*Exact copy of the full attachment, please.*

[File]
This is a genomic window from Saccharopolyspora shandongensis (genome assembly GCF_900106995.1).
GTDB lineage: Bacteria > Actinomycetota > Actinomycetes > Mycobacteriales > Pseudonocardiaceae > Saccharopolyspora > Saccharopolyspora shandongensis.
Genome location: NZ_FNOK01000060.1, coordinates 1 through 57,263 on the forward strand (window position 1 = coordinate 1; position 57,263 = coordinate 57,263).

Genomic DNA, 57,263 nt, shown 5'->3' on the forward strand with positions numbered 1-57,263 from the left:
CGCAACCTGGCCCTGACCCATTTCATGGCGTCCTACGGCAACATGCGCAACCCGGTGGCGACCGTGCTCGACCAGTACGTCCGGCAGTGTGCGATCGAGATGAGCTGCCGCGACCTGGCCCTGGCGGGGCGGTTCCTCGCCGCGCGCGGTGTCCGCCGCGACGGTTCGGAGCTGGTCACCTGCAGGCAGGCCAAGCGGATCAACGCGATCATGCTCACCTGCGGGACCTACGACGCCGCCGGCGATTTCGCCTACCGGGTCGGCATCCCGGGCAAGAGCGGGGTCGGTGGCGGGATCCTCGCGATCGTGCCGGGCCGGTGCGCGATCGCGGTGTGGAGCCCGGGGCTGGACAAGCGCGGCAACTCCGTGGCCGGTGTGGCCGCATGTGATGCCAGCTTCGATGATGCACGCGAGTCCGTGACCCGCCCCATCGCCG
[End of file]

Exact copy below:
This is a genomic window from Saccharopolyspora shandongensis (genome assembly GCF_900106995.1).
GTDB lineage: Bacteria > Actinomycetota > Actinomycetes > Mycobacteriales > Pseudonocardiaceae > Saccharopolyspora > Saccharopolyspora shandongensis.
Genome location: NZ_FNOK01000060.1, coordinates 1 through 57,263 on the forward strand (window position 1 = coordinate 1; position 57,263 = coordinate 57,263).

Genomic DNA, 57,263 nt, shown 5'->3' on the forward strand with positions numbered 1-57,263 from the left:
CGCAACCTGGCCCTGACCCATTTCATGGCGTCCTACGGCAACATGCGCAACCCGGTGGCGACCGTGCTCGACCAGTACGTCCGGCAGTGTGCGATCGAGATGAGCTGCCGCGACCTGGCCCTGGCGGGGCGGTTCCTCGCCGCGCGCGGTGTCCGCCGCGACGGTTCGGAGCTGGTCACCTGCAGGCAGGCCAAGCGGATCAACGCGATCATGCTCACCTGCGGGACCTACGACGCCGCCGGCGATTTCGCCTACCGGGTCGGCATCCCGGGCAAGAGCGGGGTCGGTGGCGGGATCCTCGCGATCGTGCCGGGCCGGTGCGCGATCGCGGTGTGGAGCCCGGGGCTGGACAAGCGCGGCAACTCCGTGGCCGGTGTGGCCGCATGTGATGCCAGCTTCGATGATGCACGCGAGTCCGTGACCCGCCCCATCGCCG